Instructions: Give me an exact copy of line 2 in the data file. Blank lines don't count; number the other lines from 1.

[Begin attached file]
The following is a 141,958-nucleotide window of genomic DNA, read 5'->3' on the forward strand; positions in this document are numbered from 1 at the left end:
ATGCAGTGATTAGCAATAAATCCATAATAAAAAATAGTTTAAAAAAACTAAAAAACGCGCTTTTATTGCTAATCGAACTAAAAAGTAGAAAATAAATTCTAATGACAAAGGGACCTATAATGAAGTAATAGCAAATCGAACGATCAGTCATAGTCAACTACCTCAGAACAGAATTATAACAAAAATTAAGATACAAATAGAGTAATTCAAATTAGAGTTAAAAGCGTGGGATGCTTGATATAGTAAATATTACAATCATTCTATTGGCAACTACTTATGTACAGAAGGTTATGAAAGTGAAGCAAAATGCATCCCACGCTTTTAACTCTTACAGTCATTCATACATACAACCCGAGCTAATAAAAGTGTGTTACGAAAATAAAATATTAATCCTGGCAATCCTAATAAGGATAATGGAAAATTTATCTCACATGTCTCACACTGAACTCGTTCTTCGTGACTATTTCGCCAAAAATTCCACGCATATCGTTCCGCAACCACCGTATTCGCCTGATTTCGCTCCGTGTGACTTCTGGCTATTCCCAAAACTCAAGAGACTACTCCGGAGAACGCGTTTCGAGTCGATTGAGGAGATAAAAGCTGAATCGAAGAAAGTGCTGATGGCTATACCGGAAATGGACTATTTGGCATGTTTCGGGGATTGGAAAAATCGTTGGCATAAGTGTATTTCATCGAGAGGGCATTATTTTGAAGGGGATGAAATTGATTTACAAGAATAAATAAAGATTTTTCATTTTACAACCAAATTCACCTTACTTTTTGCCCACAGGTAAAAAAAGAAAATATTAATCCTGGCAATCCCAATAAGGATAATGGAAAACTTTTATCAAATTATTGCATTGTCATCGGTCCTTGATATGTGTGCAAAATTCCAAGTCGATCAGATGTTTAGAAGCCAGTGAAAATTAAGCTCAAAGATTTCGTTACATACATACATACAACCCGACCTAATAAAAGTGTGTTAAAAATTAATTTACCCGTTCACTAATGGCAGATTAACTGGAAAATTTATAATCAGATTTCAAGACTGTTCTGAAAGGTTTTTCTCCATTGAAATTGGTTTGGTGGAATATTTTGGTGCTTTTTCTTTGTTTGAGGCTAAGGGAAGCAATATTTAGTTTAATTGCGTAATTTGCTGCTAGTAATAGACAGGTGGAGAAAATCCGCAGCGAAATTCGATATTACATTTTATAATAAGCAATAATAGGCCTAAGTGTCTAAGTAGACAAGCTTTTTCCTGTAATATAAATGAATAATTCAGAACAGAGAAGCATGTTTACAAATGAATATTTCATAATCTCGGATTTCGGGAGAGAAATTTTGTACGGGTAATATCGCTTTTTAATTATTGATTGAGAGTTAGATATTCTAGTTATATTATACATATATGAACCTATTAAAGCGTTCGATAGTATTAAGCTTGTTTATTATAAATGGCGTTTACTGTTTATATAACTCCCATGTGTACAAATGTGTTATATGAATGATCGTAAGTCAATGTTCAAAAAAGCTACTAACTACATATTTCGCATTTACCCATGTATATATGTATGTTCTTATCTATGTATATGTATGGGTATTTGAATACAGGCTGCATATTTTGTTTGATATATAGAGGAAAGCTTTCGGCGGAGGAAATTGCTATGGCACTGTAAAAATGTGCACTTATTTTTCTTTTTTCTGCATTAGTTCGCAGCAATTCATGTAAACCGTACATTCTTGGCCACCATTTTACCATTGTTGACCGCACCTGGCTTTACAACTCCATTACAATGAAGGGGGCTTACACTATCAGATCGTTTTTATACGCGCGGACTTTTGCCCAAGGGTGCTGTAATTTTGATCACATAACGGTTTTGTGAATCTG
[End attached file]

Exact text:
ATGCAGTGATTAGCAATAAATCCATAATAAAAAATAGTTTAAAAAAACTAAAAAACGCGCTTTTATTGCTAATCGAACTAAAAAGTAGAAAATAAATTCTAATGACAAAGGGACCTATAATGAAGTAATAGCAAATCGAACGATCAGTCATAGTCAACTACCTCAGAACAGAATTATAACAAAAATTAAGATACAAATAGAGTAATTCAAATTAGAGTTAAAAGCGTGGGATGCTTGATATAGTAAATATTACAATCATTCTATTGGCAACTACTTATGTACAGAAGGTTATGAAAGTGAAGCAAAATGCATCCCACGCTTTTAACTCTTACAGTCATTCATACATACAACCCGAGCTAATAAAAGTGTGTTACGAAAATAAAATATTAATCCTGGCAATCCTAATAAGGATAATGGAAAATTTATCTCACATGTCTCACACTGAACTCGTTCTTCGTGACTATTTCGCCAAAAATTCCACGCATATCGTTCCGCAACCACCGTATTCGCCTGATTTCGCTCCGTGTGACTTCTGGCTATTCCCAAAACTCAAGAGACTACTCCGGAGAACGCGTTTCGAGTCGATTGAGGAGATAAAAGCTGAATCGAAGAAAGTGCTGATGGCTATACCGGAAATGGACTATTTGGCATGTTTCGGGGATTGGAAAAATCGTTGGCATAAGTGTATTTCATCGAGAGGGCATTATTTTGAAGGGGATGAAATTGATTTACAAGAATAAATAAAGATTTTTCATTTTACAACCAAATTCACCTTACTTTTTGCCCACAGGTAAAAAAAGAAAATATTAATCCTGGCAATCCCAATAAGGATAATGGAAAACTTTTATCAAATTATTGCATTGTCATCGGTCCTTGATATGTGTGCAAAATTCCAAGTCGATCAGATGTTTAGAAGCCAGTGAAAATTAAGCTCAAAGATTTCGTTACATACATACATACAACCCGACCTAATAAAAGTGTGTTAAAAATTAATTTACCCGTTCACTAATGGCAGATTAACTGGAAAATTTATAATCAGATTTCAAGACTGTTCTGAAAGGTTTTTCTCCATTGAAATTGGTTTGGTGGAATATTTTGGTGCTTTTTCTTTGTTTGAGGCTAAGGGAAGCAATATTTAGTTTAATTGCGTAATTTGCTGCTAGTAATAGACAGGTGGAGAAAATCCGCAGCGAAATTCGATATTACATTTTATAATAAGCAATAATAGGCCTAAGTGTCTAAGTAGACAAGCTTTTTCCTGTAATATAAATGAATAATTCAGAACAGAGAAGCATGTTTACAAATGAATATTTCATAATCTCGGATTTCGGGAGAGAAATTTTGTACGGGTAATATCGCTTTTTAATTATTGATTGAGAGTTAGATATTCTAGTTATATTATACATATATGAACCTATTAAAGCGTTCGATAGTATTAAGCTTGTTTATTATAAATGGCGTTTACTGTTTATATAACTCCCATGTGTACAAATGTGTTATATGAATGATCGTAAGTCAATGTTCAAAAAAGCTACTAACTACATATTTCGCATTTACCCATGTATATATGTATGTTCTTATCTATGTATATGTATGGGTATTTGAATACAGGCTGCATATTTTGTTTGATATATAGAGGAAAGCTTTCGGCGGAGGAAATTGCTATGGCACTGTAAAAATGTGCACTTATTTTTCTTTTTTCTGCATTAGTTCGCAGCAATTCATGTAAACCGTACATTCTTGGCCACCATTTTACCATTGTTGACCGCACCTGGCTTTACAACTCCATTACAATGAAGGGGGCTTACACTATCAGATCGTTTTTATACGCGCGGACTTTTGCCCAAGGGTGCTGTAATTTTGATCACATAACGGTTTTGTGAATCTG